THURSDAY, FEBRUARY 6, 1969

It appears almost certain that a major national manufacturing firm will locate a plant in Whitesburg to employ 400 to 500 persons. One of the chief obstacles to construction of the plant was cleared up when the Whitesburg Industrial Foundation received a grant of $300,000 to prepare a site for the factory.

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On the front page of The Mountain Eagle is an appeal to Letcher County residents to “take proper advantage of the opportunity” offered by the proposed location of a manufacturing firm in Whitesburg. The article urges people in the county to sign up for employment at the manufacturing plant, and to “lay to rest once and for all the talk that mountain people don’t want to work.”

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A notice by the United Mine Workers union in The Mountain Eagle tells the employees of Elkhorn Jellico Company and Marlowe Coal Company the results of the collective bargaining election held January 21 and January 28. The results at Marlowe Coal Company were 26 votes for the union, seven votes for no union and two union votes challenged. At Elkhorn Jellico Coal Company there were 67 votes for the union, 13 votes for no union, and one union vote challenged.

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Technical Sgt. James R. Fields, son of Mr. and Mrs. James D. Fields of Blackey, has received the U.S. Air Force Commendation Medal. He was decorated for meritorious service as an administrative supervisor at Lajes Field, Azores. Fields, a graduate of Stuart Robinson High School, is married to the former Roxie Whitaker, daughter of William B. Whitaker of Ulvah.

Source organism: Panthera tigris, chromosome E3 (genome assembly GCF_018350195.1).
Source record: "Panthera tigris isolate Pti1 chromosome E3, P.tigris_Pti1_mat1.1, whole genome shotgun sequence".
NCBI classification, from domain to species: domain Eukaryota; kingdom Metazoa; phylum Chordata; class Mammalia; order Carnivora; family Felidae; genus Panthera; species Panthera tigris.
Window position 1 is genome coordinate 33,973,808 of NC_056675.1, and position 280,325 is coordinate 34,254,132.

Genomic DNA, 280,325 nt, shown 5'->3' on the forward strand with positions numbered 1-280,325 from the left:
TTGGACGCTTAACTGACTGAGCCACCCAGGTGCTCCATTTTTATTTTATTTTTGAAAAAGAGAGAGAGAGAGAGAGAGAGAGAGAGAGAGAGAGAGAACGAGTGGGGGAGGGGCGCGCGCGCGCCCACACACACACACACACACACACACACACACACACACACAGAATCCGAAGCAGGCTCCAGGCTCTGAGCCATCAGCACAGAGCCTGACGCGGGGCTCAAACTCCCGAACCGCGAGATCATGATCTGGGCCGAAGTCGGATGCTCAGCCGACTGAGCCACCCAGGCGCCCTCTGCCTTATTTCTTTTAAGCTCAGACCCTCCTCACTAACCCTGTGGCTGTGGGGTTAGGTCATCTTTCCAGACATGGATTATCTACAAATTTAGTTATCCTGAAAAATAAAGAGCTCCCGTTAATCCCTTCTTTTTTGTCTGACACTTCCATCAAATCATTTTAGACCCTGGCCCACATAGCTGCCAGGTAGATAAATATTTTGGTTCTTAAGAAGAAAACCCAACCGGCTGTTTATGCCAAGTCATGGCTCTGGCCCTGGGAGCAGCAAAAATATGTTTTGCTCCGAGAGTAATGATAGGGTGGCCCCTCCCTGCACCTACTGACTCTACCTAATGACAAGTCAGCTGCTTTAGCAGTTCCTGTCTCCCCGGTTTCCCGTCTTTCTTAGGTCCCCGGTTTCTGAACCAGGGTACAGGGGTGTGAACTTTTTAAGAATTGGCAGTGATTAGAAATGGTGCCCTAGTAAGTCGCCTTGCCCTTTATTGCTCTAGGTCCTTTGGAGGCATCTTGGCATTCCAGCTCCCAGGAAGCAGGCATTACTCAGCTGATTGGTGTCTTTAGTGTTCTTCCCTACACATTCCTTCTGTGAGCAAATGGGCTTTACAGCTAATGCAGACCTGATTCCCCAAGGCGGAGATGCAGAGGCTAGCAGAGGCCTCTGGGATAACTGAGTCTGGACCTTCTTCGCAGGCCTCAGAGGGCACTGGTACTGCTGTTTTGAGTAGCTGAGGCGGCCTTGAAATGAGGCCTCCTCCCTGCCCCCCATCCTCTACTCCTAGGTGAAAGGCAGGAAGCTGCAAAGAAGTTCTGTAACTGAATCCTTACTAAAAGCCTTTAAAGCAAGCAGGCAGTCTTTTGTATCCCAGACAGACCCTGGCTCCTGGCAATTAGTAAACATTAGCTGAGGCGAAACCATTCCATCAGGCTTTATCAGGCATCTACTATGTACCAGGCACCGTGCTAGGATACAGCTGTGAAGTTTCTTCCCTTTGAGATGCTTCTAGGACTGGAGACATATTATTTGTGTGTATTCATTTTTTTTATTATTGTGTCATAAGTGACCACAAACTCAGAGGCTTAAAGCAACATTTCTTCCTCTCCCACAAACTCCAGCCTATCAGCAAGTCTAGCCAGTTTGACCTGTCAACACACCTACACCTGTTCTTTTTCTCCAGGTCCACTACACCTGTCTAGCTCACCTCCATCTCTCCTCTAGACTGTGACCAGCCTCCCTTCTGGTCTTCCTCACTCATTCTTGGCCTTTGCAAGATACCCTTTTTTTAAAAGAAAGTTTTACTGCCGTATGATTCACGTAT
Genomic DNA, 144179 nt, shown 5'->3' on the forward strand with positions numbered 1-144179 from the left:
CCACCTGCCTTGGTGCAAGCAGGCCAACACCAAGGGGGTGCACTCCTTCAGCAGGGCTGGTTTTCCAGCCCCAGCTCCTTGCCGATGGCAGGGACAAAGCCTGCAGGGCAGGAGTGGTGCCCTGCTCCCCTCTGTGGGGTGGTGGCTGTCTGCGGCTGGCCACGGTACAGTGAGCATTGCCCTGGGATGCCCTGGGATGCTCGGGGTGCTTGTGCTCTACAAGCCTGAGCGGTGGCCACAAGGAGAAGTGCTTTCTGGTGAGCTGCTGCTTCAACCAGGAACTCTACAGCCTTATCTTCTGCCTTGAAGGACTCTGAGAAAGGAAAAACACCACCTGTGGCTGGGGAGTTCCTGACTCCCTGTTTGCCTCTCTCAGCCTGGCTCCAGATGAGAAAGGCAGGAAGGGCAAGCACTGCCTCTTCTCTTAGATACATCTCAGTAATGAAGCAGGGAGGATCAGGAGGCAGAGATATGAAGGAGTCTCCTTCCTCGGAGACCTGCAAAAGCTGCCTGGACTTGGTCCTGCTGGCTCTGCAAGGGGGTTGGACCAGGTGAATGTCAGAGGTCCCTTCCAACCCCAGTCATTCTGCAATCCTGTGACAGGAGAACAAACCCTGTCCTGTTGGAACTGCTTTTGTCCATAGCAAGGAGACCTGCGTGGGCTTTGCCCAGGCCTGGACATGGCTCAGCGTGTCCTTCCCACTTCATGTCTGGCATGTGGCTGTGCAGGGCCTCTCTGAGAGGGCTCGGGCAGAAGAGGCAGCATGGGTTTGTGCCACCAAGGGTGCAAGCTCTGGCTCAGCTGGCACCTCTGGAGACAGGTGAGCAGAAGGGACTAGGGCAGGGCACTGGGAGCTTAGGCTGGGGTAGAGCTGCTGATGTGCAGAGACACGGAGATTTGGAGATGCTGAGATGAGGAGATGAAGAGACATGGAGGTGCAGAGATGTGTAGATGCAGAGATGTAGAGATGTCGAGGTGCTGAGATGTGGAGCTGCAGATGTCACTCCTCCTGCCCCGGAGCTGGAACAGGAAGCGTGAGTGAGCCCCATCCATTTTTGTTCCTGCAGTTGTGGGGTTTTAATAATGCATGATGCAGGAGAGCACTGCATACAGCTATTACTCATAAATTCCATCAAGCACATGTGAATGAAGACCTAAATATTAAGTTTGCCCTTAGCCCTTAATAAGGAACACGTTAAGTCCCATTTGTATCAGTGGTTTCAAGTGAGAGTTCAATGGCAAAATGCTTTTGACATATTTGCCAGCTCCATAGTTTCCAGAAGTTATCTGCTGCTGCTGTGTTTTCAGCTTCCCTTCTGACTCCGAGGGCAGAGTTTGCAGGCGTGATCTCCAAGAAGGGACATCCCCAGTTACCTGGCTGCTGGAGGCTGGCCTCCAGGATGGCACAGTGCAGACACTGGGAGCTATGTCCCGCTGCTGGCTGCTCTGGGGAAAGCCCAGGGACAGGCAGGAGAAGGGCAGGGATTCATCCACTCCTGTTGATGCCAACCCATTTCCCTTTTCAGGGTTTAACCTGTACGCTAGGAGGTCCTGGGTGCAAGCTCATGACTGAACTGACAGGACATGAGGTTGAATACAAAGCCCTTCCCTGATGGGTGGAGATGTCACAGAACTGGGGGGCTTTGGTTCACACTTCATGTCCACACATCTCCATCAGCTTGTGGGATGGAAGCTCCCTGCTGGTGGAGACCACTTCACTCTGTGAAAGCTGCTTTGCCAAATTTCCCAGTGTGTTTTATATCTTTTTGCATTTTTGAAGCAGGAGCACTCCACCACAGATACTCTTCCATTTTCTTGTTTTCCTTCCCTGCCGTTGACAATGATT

THURSDAY, FEBRUARY 1, 1979

Beth-Elkhorn Coal Corp., one of the largest coal producers in Letcher County, has announced plans to open a new deep mine on State Route 113, south of Democrat, near Indian Creek. The mine will produce coal from THE Hazard No. 4 seam and will employ 100 to 125 miners.

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Drug use in area high schools is on the decline, according to Jack Burkich, principal of Whitesburg High School. Burkich said use of drugs — particularly black market prescription drugs — is still a serious problem and that consumption of alcohol among his students is on the rise, but he said he feels the role of the school in controlling the problem is limited. He said the primary tool used by the high school is counseling.

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“For a sure sign of falling weather, watch your dog when he leaves the porch and goes out to lay on the ground,” writes West Whitesburg correspondent Siller Brown, “then you can bring in another log for the fireplace. Or listen to the birds. They predict the weather or sometimes give warning of bad news.”

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“Who’s Killing the Great Chefs of Europe?” will be shown at the Alene Theatre in Whitesburg on Friday, Saturday and Sunday.

WEDNESDAY, FEBRUARY 8, 1989

Thousands of dollars in motel room taxes earmarked to support tourism in Letcher County have never been collected. Letcher County’s tax, passed February 25, 1975 by the fiscal court, was apparently collected for a short time, but then county officials stopped enforcing the tax ordinance. The law placed a three percent tax on hotel, motel, inn, motorcourt and other short-term rental rooms, with the money reserved to “promote recreation, convention and tourism activity.”

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Two Whitesburg businesses, Lowe’s of Whitesburg and Sears and Roebuck Inc., say they plan to stay in business despite rumors they will close. Managers of both businesses say the rumors are false.